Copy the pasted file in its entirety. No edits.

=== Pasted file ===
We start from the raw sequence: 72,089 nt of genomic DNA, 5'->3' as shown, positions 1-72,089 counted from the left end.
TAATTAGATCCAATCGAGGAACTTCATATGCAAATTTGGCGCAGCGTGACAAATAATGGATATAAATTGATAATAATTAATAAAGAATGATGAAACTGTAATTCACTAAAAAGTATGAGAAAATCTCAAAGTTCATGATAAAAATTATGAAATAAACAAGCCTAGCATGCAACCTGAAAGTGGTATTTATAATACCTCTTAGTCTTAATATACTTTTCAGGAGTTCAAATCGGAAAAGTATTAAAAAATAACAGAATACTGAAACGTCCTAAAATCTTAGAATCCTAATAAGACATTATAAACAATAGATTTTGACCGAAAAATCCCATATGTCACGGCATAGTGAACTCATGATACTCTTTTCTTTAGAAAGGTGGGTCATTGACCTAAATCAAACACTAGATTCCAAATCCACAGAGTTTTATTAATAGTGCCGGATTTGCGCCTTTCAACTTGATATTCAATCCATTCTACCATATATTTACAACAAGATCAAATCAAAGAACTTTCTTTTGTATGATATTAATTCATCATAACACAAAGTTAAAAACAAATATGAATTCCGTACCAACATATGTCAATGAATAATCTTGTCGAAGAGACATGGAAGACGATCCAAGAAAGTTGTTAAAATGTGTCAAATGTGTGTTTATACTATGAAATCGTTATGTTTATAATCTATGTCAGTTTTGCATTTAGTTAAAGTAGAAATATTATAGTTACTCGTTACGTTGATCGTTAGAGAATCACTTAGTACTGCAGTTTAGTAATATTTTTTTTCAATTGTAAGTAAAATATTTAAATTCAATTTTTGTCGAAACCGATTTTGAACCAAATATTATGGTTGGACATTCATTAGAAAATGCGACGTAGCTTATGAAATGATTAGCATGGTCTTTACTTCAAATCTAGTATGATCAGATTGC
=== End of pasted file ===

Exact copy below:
We start from the raw sequence: 72,089 nt of genomic DNA, 5'->3' as shown, positions 1-72,089 counted from the left end.
TAATTAGATCCAATCGAGGAACTTCATATGCAAATTTGGCGCAGCGTGACAAATAATGGATATAAATTGATAATAATTAATAAAGAATGATGAAACTGTAATTCACTAAAAAGTATGAGAAAATCTCAAAGTTCATGATAAAAATTATGAAATAAACAAGCCTAGCATGCAACCTGAAAGTGGTATTTATAATACCTCTTAGTCTTAATATACTTTTCAGGAGTTCAAATCGGAAAAGTATTAAAAAATAACAGAATACTGAAACGTCCTAAAATCTTAGAATCCTAATAAGACATTATAAACAATAGATTTTGACCGAAAAATCCCATATGTCACGGCATAGTGAACTCATGATACTCTTTTCTTTAGAAAGGTGGGTCATTGACCTAAATCAAACACTAGATTCCAAATCCACAGAGTTTTATTAATAGTGCCGGATTTGCGCCTTTCAACTTGATATTCAATCCATTCTACCATATATTTACAACAAGATCAAATCAAAGAACTTTCTTTTGTATGATATTAATTCATCATAACACAAAGTTAAAAACAAATATGAATTCCGTACCAACATATGTCAATGAATAATCTTGTCGAAGAGACATGGAAGACGATCCAAGAAAGTTGTTAAAATGTGTCAAATGTGTGTTTATACTATGAAATCGTTATGTTTATAATCTATGTCAGTTTTGCATTTAGTTAAAGTAGAAATATTATAGTTACTCGTTACGTTGATCGTTAGAGAATCACTTAGTACTGCAGTTTAGTAATATTTTTTTTCAATTGTAAGTAAAATATTTAAATTCAATTTTTGTCGAAACCGATTTTGAACCAAATATTATGGTTGGACATTCATTAGAAAATGCGACGTAGCTTATGAAATGATTAGCATGGTCTTTACTTCAAATCTAGTATGATCAGATTGC